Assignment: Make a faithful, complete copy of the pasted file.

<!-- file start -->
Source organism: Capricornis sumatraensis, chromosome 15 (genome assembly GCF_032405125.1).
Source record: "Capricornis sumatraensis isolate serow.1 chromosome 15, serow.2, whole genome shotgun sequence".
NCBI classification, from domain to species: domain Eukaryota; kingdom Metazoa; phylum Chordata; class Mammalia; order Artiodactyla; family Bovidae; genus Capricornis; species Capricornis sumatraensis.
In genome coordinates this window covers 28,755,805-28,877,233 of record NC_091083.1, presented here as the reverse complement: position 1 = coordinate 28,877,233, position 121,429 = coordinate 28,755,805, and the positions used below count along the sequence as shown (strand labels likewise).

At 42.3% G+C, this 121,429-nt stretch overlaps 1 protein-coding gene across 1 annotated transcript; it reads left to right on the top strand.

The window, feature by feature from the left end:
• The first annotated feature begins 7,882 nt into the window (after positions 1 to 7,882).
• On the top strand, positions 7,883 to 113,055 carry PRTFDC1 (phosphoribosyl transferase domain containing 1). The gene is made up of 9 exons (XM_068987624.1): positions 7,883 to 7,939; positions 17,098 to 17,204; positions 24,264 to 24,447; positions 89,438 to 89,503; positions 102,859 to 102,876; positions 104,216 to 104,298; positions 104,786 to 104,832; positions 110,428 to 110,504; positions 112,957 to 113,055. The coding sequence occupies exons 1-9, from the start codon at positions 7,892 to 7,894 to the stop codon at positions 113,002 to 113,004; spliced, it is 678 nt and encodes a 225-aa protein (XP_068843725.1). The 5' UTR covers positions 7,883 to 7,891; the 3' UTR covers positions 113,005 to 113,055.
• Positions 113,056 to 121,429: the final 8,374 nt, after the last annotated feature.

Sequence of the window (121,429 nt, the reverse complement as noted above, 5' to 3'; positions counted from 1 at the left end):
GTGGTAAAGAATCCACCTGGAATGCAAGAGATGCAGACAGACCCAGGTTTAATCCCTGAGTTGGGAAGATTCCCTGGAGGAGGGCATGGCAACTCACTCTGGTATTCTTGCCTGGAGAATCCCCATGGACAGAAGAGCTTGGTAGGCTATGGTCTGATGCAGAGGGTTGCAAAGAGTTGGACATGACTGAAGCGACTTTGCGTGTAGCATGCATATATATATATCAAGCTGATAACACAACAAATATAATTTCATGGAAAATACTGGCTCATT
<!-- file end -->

Source organism: Capricornis sumatraensis, chromosome 15 (genome assembly GCF_032405125.1).
Source record: "Capricornis sumatraensis isolate serow.1 chromosome 15, serow.2, whole genome shotgun sequence".
NCBI classification, from domain to species: domain Eukaryota; kingdom Metazoa; phylum Chordata; class Mammalia; order Artiodactyla; family Bovidae; genus Capricornis; species Capricornis sumatraensis.
In genome coordinates this window covers 28,755,805-28,877,233 of record NC_091083.1, presented here as the reverse complement: position 1 = coordinate 28,877,233, position 121,429 = coordinate 28,755,805, and the positions used below count along the sequence as shown (strand labels likewise).

At 42.3% G+C, this 121,429-nt stretch overlaps 1 protein-coding gene across 1 annotated transcript; it reads left to right on the top strand.

The window, feature by feature from the left end:
• The first annotated feature begins 7,882 nt into the window (after positions 1 to 7,882).
• On the top strand, positions 7,883 to 113,055 carry PRTFDC1 (phosphoribosyl transferase domain containing 1). The gene is made up of 9 exons (XM_068987624.1): positions 7,883 to 7,939; positions 17,098 to 17,204; positions 24,264 to 24,447; positions 89,438 to 89,503; positions 102,859 to 102,876; positions 104,216 to 104,298; positions 104,786 to 104,832; positions 110,428 to 110,504; positions 112,957 to 113,055. The coding sequence occupies exons 1-9, from the start codon at positions 7,892 to 7,894 to the stop codon at positions 113,002 to 113,004; spliced, it is 678 nt and encodes a 225-aa protein (XP_068843725.1). The 5' UTR covers positions 7,883 to 7,891; the 3' UTR covers positions 113,005 to 113,055.
• Positions 113,056 to 121,429: the final 8,374 nt, after the last annotated feature.

Sequence of the window (121,429 nt, the reverse complement as noted above, 5' to 3'; positions counted from 1 at the left end):
GTGGTAAAGAATCCACCTGGAATGCAAGAGATGCAGACAGACCCAGGTTTAATCCCTGAGTTGGGAAGATTCCCTGGAGGAGGGCATGGCAACTCACTCTGGTATTCTTGCCTGGAGAATCCCCATGGACAGAAGAGCTTGGTAGGCTATGGTCTGATGCAGAGGGTTGCAAAGAGTTGGACATGACTGAAGCGACTTTGCGTGTAGCATGCATATATATATATCAAGCTGATAACACAACAAATATAATTTCATGGAAAATACTGGCTCATT